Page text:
The Living Rock cactus is an unusual cactus in many ways. For one thing, it is the only member of its genus living in the U.S. It lives only in the Trans-Pecos. It has no spines. It is toxic. It is usually almost-to-completely invisible, making it difficult to find during any time of the year outside of its blooming period. It flowers only in the fall. It has a taproot. It was recently the subject of a major bust of cattle rustlers who were caught with over 5000 plants stored in plastic bags.
It is extremely slow-growing, and outside of the small area around the Big Bend National Park, and Big Bend Ranch State Park, it is rare, even in its home territory. The above photograph shows one of these plants as it normally appear throughout the year. I have sharpened this image to make it easier to see.
Here in West Texas the plant is round, and rarely even an inch tall. When dry, its taproot shrinks and pulls the plant down, often until it is completely covered. The pointed “leaves” are tubercles. Each tubercle has a groove that widens towards the base which is covered with dull-colored trichomes. This image illustrates the plant more plainly than the first image.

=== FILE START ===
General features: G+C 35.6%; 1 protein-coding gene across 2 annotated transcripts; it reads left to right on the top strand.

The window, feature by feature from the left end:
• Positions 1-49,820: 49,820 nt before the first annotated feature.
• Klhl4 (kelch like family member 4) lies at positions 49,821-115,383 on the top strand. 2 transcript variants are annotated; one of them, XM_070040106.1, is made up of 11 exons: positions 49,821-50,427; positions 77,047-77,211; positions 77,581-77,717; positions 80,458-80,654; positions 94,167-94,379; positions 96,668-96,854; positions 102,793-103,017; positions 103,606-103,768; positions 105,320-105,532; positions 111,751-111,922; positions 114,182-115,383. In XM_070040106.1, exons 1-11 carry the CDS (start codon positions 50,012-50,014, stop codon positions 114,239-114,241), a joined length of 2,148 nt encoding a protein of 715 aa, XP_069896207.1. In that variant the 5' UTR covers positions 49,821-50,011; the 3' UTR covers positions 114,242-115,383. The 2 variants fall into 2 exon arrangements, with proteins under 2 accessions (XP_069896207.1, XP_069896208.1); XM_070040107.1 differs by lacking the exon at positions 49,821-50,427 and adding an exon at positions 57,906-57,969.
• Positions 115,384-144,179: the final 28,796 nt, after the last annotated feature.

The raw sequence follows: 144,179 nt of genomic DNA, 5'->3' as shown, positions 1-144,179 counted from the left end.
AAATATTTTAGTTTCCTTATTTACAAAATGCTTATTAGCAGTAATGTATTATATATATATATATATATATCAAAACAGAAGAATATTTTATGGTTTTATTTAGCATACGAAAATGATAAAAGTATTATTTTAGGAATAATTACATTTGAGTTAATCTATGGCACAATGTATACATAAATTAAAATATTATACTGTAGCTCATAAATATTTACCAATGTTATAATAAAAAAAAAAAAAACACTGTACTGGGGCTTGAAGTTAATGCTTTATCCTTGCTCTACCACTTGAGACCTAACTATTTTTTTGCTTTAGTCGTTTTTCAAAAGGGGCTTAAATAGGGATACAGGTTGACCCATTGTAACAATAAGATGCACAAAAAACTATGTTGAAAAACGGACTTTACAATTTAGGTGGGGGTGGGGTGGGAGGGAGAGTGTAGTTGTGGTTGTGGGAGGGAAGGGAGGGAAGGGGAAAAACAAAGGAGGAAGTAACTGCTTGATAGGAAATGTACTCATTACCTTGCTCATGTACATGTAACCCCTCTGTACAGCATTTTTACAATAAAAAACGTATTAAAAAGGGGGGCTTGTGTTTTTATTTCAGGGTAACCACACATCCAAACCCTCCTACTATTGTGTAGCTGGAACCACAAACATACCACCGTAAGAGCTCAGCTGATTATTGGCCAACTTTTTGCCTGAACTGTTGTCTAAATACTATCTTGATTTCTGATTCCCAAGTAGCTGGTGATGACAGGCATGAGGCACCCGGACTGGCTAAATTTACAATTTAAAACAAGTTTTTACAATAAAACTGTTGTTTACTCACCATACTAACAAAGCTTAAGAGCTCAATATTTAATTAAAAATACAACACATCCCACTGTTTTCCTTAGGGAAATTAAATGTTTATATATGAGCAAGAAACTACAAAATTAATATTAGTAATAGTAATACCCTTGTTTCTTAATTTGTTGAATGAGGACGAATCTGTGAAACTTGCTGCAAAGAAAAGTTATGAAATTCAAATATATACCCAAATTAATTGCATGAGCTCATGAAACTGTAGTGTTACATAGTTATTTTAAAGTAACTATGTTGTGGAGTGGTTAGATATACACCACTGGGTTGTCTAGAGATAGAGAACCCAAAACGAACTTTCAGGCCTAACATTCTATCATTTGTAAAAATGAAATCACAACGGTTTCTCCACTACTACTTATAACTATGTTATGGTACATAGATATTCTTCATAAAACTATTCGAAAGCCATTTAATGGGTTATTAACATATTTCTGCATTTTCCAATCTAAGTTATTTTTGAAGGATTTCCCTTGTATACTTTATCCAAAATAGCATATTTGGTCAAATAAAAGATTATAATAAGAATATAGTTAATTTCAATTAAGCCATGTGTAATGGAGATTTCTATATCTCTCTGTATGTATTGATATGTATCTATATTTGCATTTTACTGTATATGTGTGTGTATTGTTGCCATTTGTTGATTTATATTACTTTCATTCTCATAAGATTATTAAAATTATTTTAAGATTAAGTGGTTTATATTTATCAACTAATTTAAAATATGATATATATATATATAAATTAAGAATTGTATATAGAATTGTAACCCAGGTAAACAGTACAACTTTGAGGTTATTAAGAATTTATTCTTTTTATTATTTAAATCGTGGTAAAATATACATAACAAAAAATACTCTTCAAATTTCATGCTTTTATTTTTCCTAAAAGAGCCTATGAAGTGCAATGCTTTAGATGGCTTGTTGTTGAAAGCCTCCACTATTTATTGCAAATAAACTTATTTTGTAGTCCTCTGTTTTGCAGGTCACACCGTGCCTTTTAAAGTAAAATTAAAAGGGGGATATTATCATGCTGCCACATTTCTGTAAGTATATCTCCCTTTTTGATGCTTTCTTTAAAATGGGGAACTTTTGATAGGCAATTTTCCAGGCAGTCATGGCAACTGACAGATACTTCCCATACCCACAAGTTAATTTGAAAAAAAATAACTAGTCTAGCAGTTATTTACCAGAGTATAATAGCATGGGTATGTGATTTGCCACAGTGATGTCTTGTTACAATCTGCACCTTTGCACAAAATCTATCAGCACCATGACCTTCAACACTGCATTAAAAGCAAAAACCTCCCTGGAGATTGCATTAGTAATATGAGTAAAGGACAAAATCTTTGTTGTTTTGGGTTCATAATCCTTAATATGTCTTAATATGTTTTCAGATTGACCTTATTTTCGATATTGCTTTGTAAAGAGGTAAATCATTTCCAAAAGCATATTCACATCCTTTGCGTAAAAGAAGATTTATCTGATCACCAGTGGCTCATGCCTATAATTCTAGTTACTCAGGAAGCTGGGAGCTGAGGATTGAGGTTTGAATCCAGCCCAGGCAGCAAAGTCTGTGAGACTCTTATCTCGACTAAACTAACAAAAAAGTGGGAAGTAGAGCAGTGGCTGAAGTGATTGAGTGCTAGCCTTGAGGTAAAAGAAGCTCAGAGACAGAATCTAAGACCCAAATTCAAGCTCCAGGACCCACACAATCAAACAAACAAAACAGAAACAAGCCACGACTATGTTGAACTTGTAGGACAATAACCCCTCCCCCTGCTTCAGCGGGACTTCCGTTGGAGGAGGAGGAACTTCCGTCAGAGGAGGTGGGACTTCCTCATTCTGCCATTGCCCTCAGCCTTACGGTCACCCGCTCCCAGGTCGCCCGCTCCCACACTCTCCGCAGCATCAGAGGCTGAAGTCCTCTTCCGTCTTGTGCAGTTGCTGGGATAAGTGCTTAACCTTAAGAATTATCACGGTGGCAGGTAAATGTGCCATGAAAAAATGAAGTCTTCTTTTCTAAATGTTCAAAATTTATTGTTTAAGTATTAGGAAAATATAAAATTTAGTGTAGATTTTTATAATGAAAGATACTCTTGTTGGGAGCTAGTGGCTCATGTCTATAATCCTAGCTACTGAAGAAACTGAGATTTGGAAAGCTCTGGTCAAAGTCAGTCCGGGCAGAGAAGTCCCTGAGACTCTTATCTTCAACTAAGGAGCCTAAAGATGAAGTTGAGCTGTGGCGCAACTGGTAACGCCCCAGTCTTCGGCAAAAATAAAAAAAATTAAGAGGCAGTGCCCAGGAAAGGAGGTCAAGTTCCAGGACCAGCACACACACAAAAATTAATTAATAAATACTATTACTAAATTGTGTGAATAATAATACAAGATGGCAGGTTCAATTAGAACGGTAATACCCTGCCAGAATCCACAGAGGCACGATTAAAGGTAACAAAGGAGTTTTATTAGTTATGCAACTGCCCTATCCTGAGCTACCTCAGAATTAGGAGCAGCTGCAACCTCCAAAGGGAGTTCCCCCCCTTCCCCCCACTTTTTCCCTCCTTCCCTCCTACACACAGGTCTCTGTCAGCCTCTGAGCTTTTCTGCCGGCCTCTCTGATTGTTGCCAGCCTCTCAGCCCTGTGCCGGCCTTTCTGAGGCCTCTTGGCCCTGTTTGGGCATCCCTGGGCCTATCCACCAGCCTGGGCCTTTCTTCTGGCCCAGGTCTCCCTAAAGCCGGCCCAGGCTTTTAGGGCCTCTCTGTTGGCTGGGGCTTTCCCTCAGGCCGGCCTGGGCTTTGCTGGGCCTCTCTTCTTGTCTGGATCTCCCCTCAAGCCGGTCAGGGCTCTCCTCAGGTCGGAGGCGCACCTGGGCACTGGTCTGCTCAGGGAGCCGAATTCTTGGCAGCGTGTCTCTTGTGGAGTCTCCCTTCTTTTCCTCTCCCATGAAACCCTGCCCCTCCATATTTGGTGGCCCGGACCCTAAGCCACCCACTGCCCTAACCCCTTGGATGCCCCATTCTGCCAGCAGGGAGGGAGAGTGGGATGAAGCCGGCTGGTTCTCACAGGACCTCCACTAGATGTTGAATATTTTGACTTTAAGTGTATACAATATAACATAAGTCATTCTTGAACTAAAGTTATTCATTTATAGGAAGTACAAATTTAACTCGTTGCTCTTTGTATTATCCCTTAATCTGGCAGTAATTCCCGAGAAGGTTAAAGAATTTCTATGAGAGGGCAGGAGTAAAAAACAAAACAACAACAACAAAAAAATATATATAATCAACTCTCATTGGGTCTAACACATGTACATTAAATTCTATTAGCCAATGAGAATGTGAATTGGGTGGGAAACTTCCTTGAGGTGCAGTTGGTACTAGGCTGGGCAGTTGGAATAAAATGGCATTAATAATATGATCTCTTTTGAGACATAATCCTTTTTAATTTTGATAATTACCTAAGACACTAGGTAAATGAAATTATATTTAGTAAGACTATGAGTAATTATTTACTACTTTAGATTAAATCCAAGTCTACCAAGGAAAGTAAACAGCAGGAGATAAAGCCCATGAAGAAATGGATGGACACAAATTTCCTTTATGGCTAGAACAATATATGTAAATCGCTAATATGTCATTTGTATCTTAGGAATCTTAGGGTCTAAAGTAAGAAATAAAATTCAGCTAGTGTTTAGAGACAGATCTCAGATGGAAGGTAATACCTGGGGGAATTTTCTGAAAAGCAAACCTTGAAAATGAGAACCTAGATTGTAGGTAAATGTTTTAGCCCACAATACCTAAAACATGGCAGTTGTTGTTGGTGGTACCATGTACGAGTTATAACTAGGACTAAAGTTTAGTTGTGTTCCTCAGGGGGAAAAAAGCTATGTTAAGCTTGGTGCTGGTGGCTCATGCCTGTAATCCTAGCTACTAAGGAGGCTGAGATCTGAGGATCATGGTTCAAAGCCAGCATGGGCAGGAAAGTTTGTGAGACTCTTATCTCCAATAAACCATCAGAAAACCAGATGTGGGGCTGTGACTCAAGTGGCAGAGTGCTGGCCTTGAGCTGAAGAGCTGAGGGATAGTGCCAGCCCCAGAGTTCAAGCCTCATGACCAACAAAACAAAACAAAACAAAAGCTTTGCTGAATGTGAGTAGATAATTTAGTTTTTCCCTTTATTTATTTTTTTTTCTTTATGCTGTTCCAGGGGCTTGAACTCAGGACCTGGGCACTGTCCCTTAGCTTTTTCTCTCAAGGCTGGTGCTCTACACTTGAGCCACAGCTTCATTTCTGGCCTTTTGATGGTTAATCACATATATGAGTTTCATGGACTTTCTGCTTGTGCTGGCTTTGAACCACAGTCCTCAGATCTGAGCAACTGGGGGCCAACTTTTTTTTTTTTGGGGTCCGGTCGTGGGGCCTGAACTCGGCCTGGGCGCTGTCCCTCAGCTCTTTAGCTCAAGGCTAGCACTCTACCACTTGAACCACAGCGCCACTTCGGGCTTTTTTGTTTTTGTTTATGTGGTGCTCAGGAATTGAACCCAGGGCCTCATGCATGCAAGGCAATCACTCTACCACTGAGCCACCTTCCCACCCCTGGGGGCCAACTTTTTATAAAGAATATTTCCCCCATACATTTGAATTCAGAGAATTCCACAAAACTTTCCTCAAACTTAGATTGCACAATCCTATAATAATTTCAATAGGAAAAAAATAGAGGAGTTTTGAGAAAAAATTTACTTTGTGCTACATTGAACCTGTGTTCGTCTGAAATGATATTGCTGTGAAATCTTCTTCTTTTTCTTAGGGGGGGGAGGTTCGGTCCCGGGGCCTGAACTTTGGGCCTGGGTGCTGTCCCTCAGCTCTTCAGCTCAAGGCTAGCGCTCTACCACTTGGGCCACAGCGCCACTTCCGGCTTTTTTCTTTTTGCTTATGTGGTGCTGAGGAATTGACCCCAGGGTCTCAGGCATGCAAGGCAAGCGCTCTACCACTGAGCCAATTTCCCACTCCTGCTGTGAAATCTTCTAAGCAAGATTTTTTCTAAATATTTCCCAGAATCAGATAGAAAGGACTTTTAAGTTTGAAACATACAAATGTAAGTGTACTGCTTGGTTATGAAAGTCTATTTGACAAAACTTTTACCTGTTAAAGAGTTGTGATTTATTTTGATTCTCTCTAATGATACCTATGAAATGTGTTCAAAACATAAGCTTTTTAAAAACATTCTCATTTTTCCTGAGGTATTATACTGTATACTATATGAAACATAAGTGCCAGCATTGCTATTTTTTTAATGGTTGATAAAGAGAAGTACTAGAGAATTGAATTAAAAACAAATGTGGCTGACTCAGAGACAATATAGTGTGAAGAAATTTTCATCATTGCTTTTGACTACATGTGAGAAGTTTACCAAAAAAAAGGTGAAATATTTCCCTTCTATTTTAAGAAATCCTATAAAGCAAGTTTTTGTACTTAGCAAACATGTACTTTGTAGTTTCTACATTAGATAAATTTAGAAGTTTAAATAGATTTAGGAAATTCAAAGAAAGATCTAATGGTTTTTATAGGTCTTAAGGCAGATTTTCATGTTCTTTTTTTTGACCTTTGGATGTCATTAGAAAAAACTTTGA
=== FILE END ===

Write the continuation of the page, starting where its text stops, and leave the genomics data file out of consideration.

Living Rock blooms from September to November. All flowers appear at the apex of the plant. They range from pink to magenta. Filaments are deep yellow with pale yellow to white styles and white stigma lobes.
Look for Living Rock cacti in rocky limestone or igneous soils. The plant does not tolerate gypsum well.
A ring of cactus thieves that stole over 5,000 of these plants was busted a few years ago. Thousands of these plant still live in the greenhouse at Sull Ross and are looking for homes. I’ve distributed over a hundred of them, but there are still many awaiting adoption. We hope that some may be returned to property owners from whom they were stolen in the first place!